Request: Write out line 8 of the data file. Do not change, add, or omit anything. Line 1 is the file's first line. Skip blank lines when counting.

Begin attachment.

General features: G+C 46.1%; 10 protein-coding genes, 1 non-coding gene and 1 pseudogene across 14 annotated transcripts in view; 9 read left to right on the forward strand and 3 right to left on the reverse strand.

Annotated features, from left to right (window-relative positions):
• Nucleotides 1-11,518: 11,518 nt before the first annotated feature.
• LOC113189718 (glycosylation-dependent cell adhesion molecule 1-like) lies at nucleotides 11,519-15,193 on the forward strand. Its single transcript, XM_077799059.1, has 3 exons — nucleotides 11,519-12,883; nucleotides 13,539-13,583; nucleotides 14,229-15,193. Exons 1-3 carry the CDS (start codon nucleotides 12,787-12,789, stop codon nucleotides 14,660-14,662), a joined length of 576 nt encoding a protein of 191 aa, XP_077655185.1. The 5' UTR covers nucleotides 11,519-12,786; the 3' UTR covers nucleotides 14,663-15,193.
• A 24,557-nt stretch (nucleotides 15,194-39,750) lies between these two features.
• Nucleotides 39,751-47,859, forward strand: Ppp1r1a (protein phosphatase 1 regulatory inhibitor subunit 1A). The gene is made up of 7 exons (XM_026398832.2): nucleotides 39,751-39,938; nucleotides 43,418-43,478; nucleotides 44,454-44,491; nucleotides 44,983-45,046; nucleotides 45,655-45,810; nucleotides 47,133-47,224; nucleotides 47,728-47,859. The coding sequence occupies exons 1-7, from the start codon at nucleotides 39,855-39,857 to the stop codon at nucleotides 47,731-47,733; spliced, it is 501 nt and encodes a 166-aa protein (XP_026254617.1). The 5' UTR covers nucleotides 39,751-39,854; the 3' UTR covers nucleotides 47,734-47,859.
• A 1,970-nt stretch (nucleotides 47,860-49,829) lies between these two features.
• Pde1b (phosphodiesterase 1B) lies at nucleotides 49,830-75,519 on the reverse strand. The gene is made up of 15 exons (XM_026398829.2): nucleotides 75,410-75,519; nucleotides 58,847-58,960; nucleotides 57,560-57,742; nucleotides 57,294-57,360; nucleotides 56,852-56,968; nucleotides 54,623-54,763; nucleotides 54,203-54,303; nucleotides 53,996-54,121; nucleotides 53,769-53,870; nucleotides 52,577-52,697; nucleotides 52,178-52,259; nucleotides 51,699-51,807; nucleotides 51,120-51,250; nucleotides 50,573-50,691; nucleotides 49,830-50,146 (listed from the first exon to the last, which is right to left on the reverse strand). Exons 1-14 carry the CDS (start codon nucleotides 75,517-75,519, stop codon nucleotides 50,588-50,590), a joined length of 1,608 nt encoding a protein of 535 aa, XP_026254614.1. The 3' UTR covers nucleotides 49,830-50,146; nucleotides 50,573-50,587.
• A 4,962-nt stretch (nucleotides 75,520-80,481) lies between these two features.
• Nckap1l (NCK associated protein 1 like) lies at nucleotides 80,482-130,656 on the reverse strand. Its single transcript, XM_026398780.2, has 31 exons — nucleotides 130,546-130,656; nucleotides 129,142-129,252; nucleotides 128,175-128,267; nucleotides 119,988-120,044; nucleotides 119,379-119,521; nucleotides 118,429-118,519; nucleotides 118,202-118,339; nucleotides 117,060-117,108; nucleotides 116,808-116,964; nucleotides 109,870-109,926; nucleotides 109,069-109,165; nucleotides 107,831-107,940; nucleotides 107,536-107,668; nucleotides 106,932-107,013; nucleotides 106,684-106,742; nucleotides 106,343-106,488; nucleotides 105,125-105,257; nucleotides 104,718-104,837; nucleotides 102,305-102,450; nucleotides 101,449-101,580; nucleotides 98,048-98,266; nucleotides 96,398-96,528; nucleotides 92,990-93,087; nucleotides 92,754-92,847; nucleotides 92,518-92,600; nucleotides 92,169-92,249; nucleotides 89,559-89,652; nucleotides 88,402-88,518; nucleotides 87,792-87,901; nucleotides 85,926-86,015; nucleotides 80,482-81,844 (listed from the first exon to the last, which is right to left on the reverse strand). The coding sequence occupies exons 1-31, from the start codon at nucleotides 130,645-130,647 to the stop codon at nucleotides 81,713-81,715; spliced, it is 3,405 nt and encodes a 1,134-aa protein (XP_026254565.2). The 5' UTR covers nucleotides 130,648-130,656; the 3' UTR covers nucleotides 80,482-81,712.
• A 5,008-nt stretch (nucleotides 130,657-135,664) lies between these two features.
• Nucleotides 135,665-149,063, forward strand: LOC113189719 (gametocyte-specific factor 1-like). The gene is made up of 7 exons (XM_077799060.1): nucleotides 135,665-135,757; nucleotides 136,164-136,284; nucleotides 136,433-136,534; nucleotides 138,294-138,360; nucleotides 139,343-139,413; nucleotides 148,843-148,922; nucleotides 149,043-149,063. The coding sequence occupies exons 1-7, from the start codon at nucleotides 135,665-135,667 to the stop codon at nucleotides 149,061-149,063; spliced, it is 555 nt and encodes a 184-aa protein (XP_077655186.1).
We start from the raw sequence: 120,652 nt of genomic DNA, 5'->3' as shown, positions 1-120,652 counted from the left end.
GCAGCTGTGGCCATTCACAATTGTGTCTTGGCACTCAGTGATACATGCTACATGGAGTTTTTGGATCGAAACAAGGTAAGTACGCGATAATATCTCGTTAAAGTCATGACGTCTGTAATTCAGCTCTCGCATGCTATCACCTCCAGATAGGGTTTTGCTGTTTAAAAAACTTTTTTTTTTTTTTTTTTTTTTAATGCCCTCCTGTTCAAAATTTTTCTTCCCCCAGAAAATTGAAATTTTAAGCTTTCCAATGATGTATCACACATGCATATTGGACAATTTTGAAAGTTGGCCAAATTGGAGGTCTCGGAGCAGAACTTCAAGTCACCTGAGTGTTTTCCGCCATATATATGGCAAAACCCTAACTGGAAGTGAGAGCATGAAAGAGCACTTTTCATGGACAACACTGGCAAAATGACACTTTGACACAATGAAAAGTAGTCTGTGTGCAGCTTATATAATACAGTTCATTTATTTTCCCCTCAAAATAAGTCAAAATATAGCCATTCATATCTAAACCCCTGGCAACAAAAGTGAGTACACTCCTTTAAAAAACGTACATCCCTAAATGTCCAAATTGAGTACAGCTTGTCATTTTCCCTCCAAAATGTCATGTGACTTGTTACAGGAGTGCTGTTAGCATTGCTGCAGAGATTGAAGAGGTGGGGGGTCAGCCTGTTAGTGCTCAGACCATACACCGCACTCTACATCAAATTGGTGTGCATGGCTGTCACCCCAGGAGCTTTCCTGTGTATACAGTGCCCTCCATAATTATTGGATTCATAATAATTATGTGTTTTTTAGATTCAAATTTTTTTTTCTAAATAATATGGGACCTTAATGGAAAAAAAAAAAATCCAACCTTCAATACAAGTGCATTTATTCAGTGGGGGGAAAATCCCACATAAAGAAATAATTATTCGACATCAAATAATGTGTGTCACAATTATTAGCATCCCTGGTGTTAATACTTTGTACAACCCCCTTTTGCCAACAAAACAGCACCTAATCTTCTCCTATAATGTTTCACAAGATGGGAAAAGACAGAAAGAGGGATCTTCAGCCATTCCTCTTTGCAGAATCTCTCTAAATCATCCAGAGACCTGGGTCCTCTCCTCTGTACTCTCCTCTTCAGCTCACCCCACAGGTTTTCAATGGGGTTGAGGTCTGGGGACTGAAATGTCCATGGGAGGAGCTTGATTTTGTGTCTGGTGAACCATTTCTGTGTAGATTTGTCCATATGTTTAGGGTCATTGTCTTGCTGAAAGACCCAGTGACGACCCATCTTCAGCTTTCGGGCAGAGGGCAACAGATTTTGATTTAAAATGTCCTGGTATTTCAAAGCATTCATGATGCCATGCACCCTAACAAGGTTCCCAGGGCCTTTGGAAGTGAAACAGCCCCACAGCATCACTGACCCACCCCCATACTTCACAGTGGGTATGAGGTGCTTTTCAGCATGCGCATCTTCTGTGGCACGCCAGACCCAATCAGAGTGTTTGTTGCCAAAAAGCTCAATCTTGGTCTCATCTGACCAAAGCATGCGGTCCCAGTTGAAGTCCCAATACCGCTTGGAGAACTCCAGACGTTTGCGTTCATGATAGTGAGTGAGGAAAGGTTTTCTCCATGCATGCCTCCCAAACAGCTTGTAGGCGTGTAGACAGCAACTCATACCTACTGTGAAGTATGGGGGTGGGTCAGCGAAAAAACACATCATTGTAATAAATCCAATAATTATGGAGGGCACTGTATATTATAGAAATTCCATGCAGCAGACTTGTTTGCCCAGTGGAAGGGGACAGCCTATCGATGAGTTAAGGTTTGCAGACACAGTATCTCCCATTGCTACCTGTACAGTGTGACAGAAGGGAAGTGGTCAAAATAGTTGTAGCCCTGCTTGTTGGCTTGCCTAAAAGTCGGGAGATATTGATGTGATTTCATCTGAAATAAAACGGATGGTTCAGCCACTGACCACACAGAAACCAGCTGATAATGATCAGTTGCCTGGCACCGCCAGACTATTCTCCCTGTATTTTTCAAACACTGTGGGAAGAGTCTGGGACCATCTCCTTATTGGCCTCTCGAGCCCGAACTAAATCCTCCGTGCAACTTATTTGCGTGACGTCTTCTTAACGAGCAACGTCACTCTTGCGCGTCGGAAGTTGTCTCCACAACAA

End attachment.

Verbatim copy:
• Pde1b (phosphodiesterase 1B) lies at nucleotides 49,830-75,519 on the reverse strand. The gene is made up of 15 exons (XM_026398829.2): nucleotides 75,410-75,519; nucleotides 58,847-58,960; nucleotides 57,560-57,742; nucleotides 57,294-57,360; nucleotides 56,852-56,968; nucleotides 54,623-54,763; nucleotides 54,203-54,303; nucleotides 53,996-54,121; nucleotides 53,769-53,870; nucleotides 52,577-52,697; nucleotides 52,178-52,259; nucleotides 51,699-51,807; nucleotides 51,120-51,250; nucleotides 50,573-50,691; nucleotides 49,830-50,146 (listed from the first exon to the last, which is right to left on the reverse strand). Exons 1-14 carry the CDS (start codon nucleotides 75,517-75,519, stop codon nucleotides 50,588-50,590), a joined length of 1,608 nt encoding a protein of 535 aa, XP_026254614.1. The 3' UTR covers nucleotides 49,830-50,146; nucleotides 50,573-50,587.